Building your business, and your reputation, is more challenging than ever in this uncertain economy. You may not have resources to finance brand-building through marketing and communications, but there is one thing you can do – one thing that’s shockingly rare, that doesn’t cost a penny, and that will absolutely set your business apart.
When was the last time you had a customer service experience that was so impactful you felt compelled to tell someone about it, or proactively recommend the business to a friend, without prompting? I’m willing to bet it happens maybe once a year.
E-mail, the internet and social media have increased our culture’s pace. And, my belief is that, as a result, common courtesy has decreased. What didn’t used to pass for exceptional customer service, unfortunately, passes today. When I greet a cashier, sometimes they smile in surprise and return my greeting, and sometimes they scowl at me and respond begrudgingly, as if I’ve crossed some invisible line dictating that people shouldn’t be civil or courteous to one another. A real estate attorney I know shakes the hand of everyone he meets. He recently introduced himself and shook the hand of a valet in Brookline, and the man responded as if no one had ever shaken his hand.
Think of customer service as common courtesy taken to the next level.
I rave about my bank, and often tell the story of an experience I had more than two years ago. I received a call early one morning from Sheik, the banker I see every time I go into the Beacon Street branch, who always greets me by name even though I’m not a millionaire. He called because a large check was pending, and he could see funds to cover it in my savings account, but not in my checking. Would I like him to transfer the funds to avoid an overdraft? Excuse me, did I hear that correctly? Is this my bank calling to do me a favor, to prevent me from incurring a fee? It was one phone call for him, but made me feel like my bank was actually looking out for my best interests, not just trying to make money. I tell everyone who will listen that they should bank with Cambridge Trust Company.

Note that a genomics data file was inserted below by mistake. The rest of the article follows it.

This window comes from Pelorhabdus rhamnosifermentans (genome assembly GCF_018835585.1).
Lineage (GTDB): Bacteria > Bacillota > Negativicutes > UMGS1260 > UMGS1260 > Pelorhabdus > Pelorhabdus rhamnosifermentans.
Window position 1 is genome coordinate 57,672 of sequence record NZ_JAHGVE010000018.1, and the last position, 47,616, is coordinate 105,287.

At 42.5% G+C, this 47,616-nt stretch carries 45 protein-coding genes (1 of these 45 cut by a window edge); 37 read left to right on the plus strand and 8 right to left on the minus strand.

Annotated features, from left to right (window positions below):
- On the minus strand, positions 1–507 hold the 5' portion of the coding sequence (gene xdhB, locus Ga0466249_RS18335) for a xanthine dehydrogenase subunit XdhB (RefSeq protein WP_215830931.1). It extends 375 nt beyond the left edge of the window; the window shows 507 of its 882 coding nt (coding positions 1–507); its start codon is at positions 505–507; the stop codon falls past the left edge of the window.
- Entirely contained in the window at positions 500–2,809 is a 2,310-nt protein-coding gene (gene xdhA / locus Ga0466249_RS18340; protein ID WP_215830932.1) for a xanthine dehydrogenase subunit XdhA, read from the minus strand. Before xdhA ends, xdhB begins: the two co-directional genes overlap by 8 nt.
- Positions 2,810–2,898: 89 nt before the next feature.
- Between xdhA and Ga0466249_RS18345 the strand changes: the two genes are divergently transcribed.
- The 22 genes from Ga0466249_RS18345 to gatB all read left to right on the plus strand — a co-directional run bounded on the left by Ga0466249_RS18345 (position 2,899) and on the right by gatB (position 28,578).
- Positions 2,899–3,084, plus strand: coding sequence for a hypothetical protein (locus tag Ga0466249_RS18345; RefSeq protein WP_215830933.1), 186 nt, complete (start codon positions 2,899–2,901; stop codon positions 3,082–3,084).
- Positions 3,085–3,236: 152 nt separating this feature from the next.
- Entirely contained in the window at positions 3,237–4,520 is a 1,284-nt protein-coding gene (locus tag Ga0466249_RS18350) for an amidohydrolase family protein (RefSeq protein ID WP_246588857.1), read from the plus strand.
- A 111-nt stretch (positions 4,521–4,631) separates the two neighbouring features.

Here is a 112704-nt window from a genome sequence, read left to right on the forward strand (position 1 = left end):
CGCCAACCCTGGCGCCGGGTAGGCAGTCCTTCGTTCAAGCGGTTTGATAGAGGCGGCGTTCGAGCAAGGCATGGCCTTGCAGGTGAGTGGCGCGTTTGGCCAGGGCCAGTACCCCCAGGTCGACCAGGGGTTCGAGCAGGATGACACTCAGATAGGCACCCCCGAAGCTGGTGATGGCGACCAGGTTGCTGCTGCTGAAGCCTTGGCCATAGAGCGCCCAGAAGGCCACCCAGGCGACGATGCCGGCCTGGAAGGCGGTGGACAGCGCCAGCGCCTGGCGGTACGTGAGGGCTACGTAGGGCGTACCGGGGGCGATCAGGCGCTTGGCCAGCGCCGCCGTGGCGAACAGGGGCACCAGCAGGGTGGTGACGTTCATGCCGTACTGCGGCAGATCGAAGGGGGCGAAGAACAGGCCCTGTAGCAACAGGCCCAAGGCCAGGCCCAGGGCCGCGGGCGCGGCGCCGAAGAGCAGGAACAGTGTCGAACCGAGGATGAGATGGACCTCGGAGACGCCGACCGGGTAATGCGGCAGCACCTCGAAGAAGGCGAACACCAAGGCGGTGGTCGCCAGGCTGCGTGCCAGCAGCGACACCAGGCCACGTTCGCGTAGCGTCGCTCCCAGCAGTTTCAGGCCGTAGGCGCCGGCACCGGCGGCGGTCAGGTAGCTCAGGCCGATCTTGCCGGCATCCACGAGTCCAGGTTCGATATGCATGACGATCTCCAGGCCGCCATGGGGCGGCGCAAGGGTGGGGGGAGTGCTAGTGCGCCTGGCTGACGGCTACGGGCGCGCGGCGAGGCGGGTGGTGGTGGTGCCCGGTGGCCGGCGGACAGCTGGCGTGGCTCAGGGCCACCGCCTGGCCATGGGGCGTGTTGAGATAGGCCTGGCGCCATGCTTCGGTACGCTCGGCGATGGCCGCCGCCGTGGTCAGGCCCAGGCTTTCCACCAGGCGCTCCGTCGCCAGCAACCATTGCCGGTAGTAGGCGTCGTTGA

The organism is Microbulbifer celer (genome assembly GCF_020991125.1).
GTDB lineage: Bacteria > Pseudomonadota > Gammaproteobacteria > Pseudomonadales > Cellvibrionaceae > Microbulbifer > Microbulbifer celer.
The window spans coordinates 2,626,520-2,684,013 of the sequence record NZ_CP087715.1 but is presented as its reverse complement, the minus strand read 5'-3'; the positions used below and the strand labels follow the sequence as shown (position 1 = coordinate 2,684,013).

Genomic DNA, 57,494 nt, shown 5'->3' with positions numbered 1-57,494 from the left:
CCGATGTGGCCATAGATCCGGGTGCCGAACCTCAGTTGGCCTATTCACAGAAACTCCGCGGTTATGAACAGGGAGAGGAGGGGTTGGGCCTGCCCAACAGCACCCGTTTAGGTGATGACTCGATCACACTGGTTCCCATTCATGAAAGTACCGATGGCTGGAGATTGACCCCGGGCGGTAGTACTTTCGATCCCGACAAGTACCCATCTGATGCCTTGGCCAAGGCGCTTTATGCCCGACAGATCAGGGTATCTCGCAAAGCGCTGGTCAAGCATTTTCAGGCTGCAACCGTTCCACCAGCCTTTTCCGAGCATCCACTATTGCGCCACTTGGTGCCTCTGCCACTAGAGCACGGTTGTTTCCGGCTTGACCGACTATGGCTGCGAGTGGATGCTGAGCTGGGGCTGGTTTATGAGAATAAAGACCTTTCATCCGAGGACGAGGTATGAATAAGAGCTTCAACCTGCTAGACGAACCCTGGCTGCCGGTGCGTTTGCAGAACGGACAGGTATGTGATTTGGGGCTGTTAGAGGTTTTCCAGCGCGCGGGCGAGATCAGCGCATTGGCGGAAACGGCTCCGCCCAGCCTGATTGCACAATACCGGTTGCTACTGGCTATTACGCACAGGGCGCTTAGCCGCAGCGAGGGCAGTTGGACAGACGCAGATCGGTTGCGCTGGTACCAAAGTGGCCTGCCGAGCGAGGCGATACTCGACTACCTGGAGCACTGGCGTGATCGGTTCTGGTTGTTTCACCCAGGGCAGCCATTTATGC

One other story comes to mind. I was talking recently with friends who just moved. A few months after moving, they unpacked some boxes and found that three platters they received as wedding gifts were broken. My friend couldn’t remember who had packed the box – if it had been him/his wife, or the movers. He called the moving company, Pony Express (don’t be deterred by their website), to let them know, purely as an FYI and with no expectation. The person he spoke with asked him to find out if the items were still available; one could still be purchased at Pottery Barn, but the others were no longer in production. Shortly thereafter, he received a call from her that they had found the two that were no longer available on eBay and purchased the third from Pottery Barn, and he would be receiving them shortly. He was beyond impressed – this kind of service from a local moving company? They could have just written them a check (which he wasn’t even expecting), but they actually went on eBay, found the platters, and purchased them.
As I write this, it strikes me that both of these businesses are local, and I’m guessing they empower their employees to make decisions like these, versus customer service people at a larger company who must adhere to their scripts.
A few suggestions:
- Think about what you could do for a customer or client today that would be something extra, something valuable.
- Hire people you trust and empower them to make decisions.
- Review your customer service philosophies and practices with an eye toward opportunities for improvement, and always keeping in mind how you would like to be treated.
I can promise you that your reputation and business will only improve and grow by going the extra mile.